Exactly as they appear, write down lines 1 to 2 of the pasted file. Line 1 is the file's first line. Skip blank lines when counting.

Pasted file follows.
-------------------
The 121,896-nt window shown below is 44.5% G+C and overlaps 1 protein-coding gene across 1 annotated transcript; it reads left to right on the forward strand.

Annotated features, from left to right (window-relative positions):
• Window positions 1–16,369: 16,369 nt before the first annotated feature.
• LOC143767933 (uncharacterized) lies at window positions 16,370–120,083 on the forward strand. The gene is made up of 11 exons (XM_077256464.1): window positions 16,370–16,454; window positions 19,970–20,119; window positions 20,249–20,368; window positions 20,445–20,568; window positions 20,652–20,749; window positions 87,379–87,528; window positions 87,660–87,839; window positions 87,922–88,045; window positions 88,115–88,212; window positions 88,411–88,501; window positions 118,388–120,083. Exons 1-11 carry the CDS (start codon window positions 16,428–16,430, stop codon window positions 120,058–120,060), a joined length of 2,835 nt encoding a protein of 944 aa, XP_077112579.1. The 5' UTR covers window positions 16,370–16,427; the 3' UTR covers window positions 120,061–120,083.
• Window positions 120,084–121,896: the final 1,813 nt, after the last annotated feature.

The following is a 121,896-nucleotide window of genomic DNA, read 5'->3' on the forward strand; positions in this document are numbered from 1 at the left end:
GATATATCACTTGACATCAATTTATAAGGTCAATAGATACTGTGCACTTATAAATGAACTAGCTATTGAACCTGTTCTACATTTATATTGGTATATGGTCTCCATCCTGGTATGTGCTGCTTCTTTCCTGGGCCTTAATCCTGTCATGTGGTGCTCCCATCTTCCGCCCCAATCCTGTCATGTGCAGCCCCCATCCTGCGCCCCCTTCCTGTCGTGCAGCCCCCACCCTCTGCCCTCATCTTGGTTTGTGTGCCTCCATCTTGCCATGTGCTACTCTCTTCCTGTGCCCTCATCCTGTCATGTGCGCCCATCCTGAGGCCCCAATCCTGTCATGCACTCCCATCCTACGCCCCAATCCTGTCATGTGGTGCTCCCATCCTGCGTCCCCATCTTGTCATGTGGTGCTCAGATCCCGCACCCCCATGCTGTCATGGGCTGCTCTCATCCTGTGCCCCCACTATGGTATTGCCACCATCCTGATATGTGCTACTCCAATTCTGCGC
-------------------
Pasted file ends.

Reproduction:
The 121,896-nt window shown below is 44.5% G+C and overlaps 1 protein-coding gene across 1 annotated transcript; it reads left to right on the forward strand.

Annotated features, from left to right (window-relative positions):